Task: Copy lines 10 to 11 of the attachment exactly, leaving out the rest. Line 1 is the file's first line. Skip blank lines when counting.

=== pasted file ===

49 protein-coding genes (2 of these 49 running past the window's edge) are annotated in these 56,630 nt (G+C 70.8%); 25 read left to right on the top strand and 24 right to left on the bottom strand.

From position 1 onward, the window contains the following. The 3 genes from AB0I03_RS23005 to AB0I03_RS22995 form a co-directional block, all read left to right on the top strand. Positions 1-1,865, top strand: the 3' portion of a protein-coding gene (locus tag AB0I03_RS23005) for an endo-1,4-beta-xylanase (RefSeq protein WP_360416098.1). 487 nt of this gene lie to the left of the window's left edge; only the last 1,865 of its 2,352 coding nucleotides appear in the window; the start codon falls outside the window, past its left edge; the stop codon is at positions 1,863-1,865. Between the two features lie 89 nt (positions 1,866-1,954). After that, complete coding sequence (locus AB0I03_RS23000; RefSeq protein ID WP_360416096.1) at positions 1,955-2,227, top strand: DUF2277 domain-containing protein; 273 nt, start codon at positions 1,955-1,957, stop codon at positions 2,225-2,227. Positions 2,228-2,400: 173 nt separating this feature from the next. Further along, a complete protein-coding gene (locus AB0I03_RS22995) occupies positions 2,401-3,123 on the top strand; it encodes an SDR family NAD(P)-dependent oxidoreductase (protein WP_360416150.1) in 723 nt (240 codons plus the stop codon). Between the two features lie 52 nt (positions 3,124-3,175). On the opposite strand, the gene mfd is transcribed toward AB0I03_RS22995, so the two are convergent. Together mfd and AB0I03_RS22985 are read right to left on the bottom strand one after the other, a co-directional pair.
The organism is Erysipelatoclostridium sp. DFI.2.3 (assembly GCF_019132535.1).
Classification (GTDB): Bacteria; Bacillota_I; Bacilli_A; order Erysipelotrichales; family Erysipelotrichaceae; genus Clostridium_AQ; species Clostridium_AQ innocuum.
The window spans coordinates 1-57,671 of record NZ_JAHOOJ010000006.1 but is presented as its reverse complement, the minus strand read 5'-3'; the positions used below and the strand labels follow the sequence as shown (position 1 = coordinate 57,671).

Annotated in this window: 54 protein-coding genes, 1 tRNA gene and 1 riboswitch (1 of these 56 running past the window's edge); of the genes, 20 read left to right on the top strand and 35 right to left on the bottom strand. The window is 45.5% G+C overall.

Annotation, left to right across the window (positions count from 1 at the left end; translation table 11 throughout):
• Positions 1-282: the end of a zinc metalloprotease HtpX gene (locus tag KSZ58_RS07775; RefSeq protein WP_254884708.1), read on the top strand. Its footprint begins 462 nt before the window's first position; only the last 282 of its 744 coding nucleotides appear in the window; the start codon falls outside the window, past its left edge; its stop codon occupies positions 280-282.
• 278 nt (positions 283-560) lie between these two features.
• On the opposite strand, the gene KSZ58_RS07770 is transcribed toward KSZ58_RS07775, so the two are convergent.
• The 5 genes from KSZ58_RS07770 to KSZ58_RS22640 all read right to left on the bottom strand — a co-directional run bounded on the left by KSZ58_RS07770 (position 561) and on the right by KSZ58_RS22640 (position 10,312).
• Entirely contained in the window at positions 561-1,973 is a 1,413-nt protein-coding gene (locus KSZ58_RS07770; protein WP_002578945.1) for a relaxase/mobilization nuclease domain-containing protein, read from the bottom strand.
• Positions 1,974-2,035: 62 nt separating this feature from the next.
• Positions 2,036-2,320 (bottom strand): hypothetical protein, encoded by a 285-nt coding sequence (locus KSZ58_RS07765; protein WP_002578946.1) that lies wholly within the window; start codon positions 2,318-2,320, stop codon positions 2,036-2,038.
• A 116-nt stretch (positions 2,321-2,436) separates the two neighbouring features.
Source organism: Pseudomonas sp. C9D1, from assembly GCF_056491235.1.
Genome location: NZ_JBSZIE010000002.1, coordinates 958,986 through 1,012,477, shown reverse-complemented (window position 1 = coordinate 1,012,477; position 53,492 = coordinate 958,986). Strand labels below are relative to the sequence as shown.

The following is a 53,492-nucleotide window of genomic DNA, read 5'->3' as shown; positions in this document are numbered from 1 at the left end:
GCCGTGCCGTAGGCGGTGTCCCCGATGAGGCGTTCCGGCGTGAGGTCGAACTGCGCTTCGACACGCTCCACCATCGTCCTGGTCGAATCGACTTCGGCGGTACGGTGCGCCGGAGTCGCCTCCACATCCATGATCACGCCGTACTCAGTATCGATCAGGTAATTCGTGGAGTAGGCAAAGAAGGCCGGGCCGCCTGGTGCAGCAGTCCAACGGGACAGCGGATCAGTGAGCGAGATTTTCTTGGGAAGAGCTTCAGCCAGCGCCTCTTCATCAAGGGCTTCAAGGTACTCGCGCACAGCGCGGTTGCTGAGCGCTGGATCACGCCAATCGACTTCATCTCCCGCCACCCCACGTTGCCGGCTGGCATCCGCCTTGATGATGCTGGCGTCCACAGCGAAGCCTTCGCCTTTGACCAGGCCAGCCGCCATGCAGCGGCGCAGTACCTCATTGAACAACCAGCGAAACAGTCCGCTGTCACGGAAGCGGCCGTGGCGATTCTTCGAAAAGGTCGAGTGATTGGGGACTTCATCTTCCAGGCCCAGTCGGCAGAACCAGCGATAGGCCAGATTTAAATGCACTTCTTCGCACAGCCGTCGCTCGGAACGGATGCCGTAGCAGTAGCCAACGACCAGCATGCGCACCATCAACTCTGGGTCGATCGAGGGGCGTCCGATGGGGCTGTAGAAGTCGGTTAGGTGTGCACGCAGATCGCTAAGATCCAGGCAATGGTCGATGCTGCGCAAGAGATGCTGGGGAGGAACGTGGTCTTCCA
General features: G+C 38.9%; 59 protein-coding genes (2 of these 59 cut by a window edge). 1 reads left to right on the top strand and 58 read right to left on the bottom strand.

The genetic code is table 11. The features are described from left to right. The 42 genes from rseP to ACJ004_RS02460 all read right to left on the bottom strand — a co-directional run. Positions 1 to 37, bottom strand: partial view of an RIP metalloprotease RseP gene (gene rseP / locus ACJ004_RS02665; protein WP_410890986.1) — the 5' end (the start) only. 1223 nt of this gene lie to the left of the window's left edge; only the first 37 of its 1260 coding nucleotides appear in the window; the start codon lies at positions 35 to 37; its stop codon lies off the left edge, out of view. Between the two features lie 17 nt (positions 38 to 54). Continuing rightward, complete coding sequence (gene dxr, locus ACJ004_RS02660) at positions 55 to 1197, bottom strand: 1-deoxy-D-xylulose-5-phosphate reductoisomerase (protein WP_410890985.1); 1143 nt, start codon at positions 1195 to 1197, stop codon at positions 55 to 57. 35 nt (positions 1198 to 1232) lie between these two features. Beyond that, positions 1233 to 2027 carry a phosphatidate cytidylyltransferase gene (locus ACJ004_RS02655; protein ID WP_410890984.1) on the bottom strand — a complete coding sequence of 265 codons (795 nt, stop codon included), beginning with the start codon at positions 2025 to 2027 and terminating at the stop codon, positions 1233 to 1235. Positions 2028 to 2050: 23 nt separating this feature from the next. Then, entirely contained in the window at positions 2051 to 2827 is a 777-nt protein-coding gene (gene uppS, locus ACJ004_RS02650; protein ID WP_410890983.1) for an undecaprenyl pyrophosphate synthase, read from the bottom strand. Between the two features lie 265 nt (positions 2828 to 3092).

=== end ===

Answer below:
• On the opposite strand, the gene KSZ58_RS07770 is transcribed toward KSZ58_RS07775, so the two are convergent.
• The 5 genes from KSZ58_RS07770 to KSZ58_RS22640 all read right to left on the bottom strand — a co-directional run bounded on the left by KSZ58_RS07770 (position 561) and on the right by KSZ58_RS22640 (position 10,312).